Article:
You don't need, or in my opinion, want cake in a cob. What makes a cob so good is that it somehow first absorbs tars and harsh flavors, and then dissipates them, which keeps the cob smoking fresh, if properly cleaned. Cake will not allow this to happen. Also, cake can transfer flavor from one blend to your next smoke, so that the true taste of the tobacco might be fouled, or Ghosted.

This advice is based on what my dad taught me back during the summer of 1959. I find it helps solve nearly every pipe smoking problem, and not just for cobs. Besides not letting cake build in my pipes, I also clean them after every use, and feel that my tobacco tastes better, and that I get more flavor. And now for a differing point of view.

Encouraging Cake Build-Up

Since none of us are experts, and we’re all individuals, no one set of ideas or methods will work for everyone. So what follows is Strong Irish’s opinion about allowing cake build up in cobs. While he and I disagree on a few points, both of us have decades of experience with corncobs.

”While many swear by not allowing any cake to form in a corncob pipe, claiming it allows the cob to absorb better and resulting in a cooler and drier pipe, I find the exact opposite to be true. First, I love a good seasoned cob but I don't want to taste the cob itself. By not allowing a cake to form, I feel that a little of the cob burns with the tobacco and imparts its flavor into the smoke.

I also believe that the reason so many guys have a burn out in the bowl of a cob is for this very reason. I have smoked cobs for 41 years and have NEVER had a burn out, since I do allow a nice cake to form in mine. I have have several cobs over 30 years old, a lot over 20 years old, that have some wonderful cakes in them, and they are still smoking great and show no sign of any burnout whatsoever.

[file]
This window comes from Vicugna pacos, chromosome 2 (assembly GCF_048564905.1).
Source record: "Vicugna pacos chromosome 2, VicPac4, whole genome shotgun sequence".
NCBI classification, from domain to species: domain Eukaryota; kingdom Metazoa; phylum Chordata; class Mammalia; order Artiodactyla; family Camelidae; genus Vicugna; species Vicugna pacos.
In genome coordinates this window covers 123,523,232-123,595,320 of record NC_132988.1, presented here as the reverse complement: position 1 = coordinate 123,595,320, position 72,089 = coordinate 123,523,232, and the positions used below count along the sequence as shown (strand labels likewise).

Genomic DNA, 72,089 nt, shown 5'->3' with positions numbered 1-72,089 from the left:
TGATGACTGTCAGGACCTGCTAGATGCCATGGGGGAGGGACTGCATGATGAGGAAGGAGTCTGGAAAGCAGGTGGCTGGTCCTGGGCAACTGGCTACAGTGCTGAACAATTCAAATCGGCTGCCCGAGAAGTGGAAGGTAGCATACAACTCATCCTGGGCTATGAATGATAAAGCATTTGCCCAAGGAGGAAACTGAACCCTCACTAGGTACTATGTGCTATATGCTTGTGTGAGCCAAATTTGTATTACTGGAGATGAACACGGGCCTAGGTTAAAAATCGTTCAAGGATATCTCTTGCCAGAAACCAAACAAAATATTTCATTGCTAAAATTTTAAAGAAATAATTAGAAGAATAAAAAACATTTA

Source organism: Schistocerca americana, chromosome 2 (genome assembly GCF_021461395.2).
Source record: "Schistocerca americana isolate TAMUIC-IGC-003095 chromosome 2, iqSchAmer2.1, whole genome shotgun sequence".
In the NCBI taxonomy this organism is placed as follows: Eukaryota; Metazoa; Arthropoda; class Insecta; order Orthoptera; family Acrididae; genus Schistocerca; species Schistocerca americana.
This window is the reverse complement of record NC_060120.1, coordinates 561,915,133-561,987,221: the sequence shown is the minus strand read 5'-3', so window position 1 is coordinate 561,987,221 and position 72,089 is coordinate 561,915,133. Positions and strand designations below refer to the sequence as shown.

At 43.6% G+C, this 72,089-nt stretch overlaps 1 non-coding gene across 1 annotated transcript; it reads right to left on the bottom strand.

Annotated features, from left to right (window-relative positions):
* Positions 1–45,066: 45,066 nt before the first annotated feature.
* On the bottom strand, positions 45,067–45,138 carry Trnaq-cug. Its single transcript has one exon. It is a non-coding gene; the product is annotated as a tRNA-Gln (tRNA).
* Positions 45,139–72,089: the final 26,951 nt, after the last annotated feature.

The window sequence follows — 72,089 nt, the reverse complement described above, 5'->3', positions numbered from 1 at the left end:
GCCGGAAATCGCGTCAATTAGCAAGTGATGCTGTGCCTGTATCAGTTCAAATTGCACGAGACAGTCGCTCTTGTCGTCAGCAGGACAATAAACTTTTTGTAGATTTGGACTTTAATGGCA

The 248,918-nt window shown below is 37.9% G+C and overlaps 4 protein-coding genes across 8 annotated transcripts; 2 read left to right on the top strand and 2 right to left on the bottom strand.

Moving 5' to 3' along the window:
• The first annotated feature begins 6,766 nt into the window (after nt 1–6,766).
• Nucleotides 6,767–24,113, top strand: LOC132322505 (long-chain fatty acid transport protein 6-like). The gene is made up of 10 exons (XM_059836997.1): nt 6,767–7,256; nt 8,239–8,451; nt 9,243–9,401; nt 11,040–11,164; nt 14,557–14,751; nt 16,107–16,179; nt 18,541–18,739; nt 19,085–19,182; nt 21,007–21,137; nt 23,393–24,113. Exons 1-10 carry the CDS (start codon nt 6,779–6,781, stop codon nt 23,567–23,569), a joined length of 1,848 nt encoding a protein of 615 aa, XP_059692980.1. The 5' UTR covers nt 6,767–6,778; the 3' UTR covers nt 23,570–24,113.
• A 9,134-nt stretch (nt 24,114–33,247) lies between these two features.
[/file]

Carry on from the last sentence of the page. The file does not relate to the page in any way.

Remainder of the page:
Third, I think that as with briar, a well formed cake in a cob gives a much cooler, sweeter smoke and adds much to my enjoyment of them. Granted, they may not smoke as dry after several uses in one day, but I rotate mine so that is never a factor with me. I do keep my cake well reamed to a neat and trim interior and I like it to be about the thickness of a nickle as any thicker and the bowl gets too small and won't allow a tamper to pass”.

Exterior Cob Care

Another complaint I hear about cobs is that they look seedy, but I prefer the term rustic. Another problem for some folks is how they look over time. It really shouldn’t matter, since cob exteriors don’t have a thing to do with smoking quality. But I know that looks are important, or nearly all of us would smoke nothing but cobs and basket pipes. Several years ago, I did an experiment with four Diplomats that I got about 6 months earlier. Some of you might remember getting a chuckle from my post about rubbing those 4 Diplomats with Aloe Vera Gel. My idea was to see if the Aloe Vera Gel would minimize the surface cracking that can happen with cobs. While the surface cracking doesn’t affect the smoking quality, it can shorten the life of a cob, although it seldom will.

Well, the Aloe Vera Gel worked like a charm. Those 4 cobs, which probably were used 3500 times, looked like they had only been used a month. Since those cobs were really sorry looking, I finally decided to clean them up using Pledge Clean & Shine, Orange Scent, Anti-Dust Formula. The overall difference is like night and day. Of course they don’t look spanking brand new, but they do look fashionable enough to take with me if I need a pipe for my infrequent travels. They now look well seasoned, but no longer so gross they could embarrass me. As a bonus, they smell good too, at least on the outside. So if you have a few cobs that look ready for the trash heap, I suggest you grab a can of furniture polish. Of course now, neither Aloe Vera Gel or Pledge Clean & Shine, Orange scent, Anti-Dust Formula can be used on Natural cobs without ruining them.